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Raiffeisen CEO quits over offshore deals

By Georgina Prodhan and Michael Shields

VIENNA (Reuters) - Raiffeisen Bank International Chief Executive Herbert Stepic resigned on Friday in what he called an effort to spare the bank he built into an eastern European powerhouse from damaging publicity over his personal property deals.

Stepic, 66, again denied wrongdoing in using front companies in the Caribbean and Asia to buy flats in Singapore in 2006 and 2008 but said he decided to quit out of loyalty to Raiffeisen.

"Given the media reports, I soon became aware that, despite the facts, a debate was taking place that threatened to do massive harm to my company," a drawn-looking Stepic told a news conference, his normally booming voice subdued.

The deals were exposed by the Offshore Leaks investigative journalism project and have triggered scrutiny by Austria's FMA financial markets regulator, central bank and Raiffeisen itself, which is checking if he violated the law or internal guidelines.

RBI's supervisory board has still to accept Stepic's resignation, but his fate seems sealed, and officials said a formal decision was due within days.

Top members of the board issued a statement calling Stepic's action "a sign of great loyalty to the company. It is great credit to him that he shows with this difficult decision willingness to avert reputational damage."

His departure may trigger structural changes or even asset sales at RBI, which is 78 percent-owned by the Raiffeisen Zentralbank group comprising Austria's eight semi-autonomous provincial Raiffeisen banks and their branches.

"There's a fight going on in the background about what to do with the whole group," said a banker who worked closely with Stepic for many years and spoke on condition of anonymity.

"This structure is a result of empire-building by Stepic, and only he could manage this organization... He made everyone dependent on him."

BIGGEST DRUG

The abrupt fall from grace of Stepic, a burly man with a trader's quick instincts, removes a larger-than-life figure who made Raiffeisen into central and eastern Europe's second-biggest lender, with 60,000 staff in 17 countries.

The hard-living, hard-working executive once called success "the biggest drug there is".

Shares in Raiffeisen fell as much as 3.6 percent on the news before paring losses to trade down 2.4 percent at 26.35 euros by 1454 GMT.

Guenter Hohberger, central and eastern Europe banks analyst at Erste Group, said Stepic, whose contract was due to expire at the end of 2015, would be hard to replace.

"I don't believe the bank will abandon its strategy - the central and eastern Europe business is its fundamental business," he said. "The question is, who can complete it? Probably there is no-one who has this experience."

Stepic's deputy is Karl Sevelda, 63, who is in charge of corporate clients. He has tended to shun the limelight as much as it was sought by Stepic, who relishes promoting his charitable foundation and collection of African art.

Former Austrian Finance Minister Josef Proell, who stepped down for health reasons in 2011, also works at Raiffeisen, which is closely aligned with the conservative People's Party, the junior partner in Austria's governing coalition.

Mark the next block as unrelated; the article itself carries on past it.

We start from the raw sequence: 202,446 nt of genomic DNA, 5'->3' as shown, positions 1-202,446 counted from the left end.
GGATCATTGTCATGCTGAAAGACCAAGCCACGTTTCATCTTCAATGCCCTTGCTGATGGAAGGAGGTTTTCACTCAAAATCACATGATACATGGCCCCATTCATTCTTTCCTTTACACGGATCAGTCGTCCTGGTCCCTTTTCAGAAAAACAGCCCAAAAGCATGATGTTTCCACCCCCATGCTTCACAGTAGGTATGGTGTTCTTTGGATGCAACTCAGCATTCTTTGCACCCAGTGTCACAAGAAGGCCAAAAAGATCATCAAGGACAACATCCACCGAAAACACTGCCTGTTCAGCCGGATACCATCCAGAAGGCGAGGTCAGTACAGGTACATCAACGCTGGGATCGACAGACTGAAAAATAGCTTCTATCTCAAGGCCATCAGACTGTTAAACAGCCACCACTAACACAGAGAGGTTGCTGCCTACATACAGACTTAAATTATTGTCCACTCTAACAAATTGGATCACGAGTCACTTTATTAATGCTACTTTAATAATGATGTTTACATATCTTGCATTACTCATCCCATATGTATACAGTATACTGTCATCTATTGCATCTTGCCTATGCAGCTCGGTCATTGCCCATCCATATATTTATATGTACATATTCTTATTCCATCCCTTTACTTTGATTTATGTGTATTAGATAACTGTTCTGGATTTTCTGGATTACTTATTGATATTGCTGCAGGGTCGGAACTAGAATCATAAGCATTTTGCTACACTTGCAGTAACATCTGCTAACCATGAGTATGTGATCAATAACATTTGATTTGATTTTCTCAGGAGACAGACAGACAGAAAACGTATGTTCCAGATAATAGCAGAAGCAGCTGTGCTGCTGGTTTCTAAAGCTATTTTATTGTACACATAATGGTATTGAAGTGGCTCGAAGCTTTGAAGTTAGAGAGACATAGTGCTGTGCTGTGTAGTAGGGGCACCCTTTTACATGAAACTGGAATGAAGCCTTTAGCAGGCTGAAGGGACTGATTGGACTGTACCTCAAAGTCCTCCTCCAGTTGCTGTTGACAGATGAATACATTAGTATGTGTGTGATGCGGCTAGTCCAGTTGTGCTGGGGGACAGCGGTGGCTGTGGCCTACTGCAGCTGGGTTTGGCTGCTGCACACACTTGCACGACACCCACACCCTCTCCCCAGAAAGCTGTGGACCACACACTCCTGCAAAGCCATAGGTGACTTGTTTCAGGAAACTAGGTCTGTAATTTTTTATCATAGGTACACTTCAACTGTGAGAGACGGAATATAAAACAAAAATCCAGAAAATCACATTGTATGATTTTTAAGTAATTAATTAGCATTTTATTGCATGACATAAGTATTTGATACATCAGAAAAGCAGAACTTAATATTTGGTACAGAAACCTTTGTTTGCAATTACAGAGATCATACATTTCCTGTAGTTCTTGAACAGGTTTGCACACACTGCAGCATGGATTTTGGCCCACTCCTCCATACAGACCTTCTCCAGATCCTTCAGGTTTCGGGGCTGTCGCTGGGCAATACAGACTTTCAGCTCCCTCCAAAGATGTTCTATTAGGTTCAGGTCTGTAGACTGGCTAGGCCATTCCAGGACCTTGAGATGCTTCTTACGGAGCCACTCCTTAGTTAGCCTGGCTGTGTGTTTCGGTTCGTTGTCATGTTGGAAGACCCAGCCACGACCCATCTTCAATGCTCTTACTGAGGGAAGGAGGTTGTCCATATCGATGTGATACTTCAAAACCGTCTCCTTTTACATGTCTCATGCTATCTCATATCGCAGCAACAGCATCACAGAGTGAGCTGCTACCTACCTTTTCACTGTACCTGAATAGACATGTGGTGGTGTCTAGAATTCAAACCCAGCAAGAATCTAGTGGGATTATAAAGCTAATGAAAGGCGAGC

Heinrich Schaller, a former top executive at the Vienna Stock Exchange with strong political connections, now sits on the bank's supervisory board.

SENSIBILITIES

Stepic says he did not need to notify his bank or regulators about three apartments in Singapore he bought via "project companies" set up with the help of Swiss bank UBS in the British Virgin Islands and Hong Kong.

UBS has declined to comment on the matter.

Wilhelm Rasinger, president of the Austrian Shareholders' Association, said: "As I see it, these affairs were in his private sphere, but we have different sensibilities about these things from what we had 10 or 15 years ago."

The FMA investigated Stepic last year over a reported real estate deal in Serbia financed with a loan from another bank that went sour, but the watchdog said it took no action because the investigation showed he had withdrawn from the project.

Stepic made headlines again in April when he returned 2 million euros of his 2012 pay package, saying he felt morally obliged to cut his overly generous compensation.

A bank spokesman said he was unaware of any provisions for a special departing pay-off for Stepic but had no further comment.

While a crackdown on cross-border tax dodging is gaining momentum across the world, Stepic insisted again on Friday that the Singapore property deals were above board because he had made the investment with money taxed in Austria and also paid tax on revenue from a sale.

In a calm but low voice, he said he was proud of what he had accomplished in four decades at Raiffeisen, creating tens of thousands of jobs in the former Communist East and making 800 million euros ($1.03 billion) in profit over the past five years as the financial crisis raged.

Austrian bank executives can in principle invest their own money as they see fit as long as they uphold required standards for orderly business and personal reliability, the FMA says.

But those who use deals to circumvent the law, avoid tax or launder money are subject to review. Whether bankers need to inform employers of deals transacted on their own account depends on banks' internal guidelines, it adds.

Analysts polled by Reuters expect its first-quarter profit on Tuesday to drop 72 percent from the year-ago level, which was flattered by one-off gains.

($1 = 0.7751 euros)

(Additional reporting by Angelika Gruber in Vienna and Maria Sheahan in Frankfurt; Editing by Will Waterman)

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